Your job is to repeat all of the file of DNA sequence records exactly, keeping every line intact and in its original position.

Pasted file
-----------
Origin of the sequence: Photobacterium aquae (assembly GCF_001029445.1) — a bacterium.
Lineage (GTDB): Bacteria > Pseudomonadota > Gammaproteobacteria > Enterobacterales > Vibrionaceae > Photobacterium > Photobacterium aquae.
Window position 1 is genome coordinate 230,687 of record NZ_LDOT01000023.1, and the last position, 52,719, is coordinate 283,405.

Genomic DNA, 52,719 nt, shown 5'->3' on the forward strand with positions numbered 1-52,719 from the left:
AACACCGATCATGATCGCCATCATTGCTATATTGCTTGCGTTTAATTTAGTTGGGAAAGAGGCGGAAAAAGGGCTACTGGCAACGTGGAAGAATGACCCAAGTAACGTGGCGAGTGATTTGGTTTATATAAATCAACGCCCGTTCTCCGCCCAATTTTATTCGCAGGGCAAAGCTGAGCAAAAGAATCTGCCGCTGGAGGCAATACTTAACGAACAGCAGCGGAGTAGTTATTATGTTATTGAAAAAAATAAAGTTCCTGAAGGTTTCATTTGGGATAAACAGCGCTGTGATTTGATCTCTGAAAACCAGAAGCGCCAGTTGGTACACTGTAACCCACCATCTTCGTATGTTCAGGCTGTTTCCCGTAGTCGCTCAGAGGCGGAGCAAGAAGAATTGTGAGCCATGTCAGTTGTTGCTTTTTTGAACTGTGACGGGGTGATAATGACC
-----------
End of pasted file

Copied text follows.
Origin of the sequence: Photobacterium aquae (assembly GCF_001029445.1) — a bacterium.
Lineage (GTDB): Bacteria > Pseudomonadota > Gammaproteobacteria > Enterobacterales > Vibrionaceae > Photobacterium > Photobacterium aquae.
Window position 1 is genome coordinate 230,687 of record NZ_LDOT01000023.1, and the last position, 52,719, is coordinate 283,405.

Genomic DNA, 52,719 nt, shown 5'->3' on the forward strand with positions numbered 1-52,719 from the left:
AACACCGATCATGATCGCCATCATTGCTATATTGCTTGCGTTTAATTTAGTTGGGAAAGAGGCGGAAAAAGGGCTACTGGCAACGTGGAAGAATGACCCAAGTAACGTGGCGAGTGATTTGGTTTATATAAATCAACGCCCGTTCTCCGCCCAATTTTATTCGCAGGGCAAAGCTGAGCAAAAGAATCTGCCGCTGGAGGCAATACTTAACGAACAGCAGCGGAGTAGTTATTATGTTATTGAAAAAAATAAAGTTCCTGAAGGTTTCATTTGGGATAAACAGCGCTGTGATTTGATCTCTGAAAACCAGAAGCGCCAGTTGGTACACTGTAACCCACCATCTTCGTATGTTCAGGCTGTTTCCCGTAGTCGCTCAGAGGCGGAGCAAGAAGAATTGTGAGCCATGTCAGTTGTTGCTTTTTTGAACTGTGACGGGGTGATAATGACC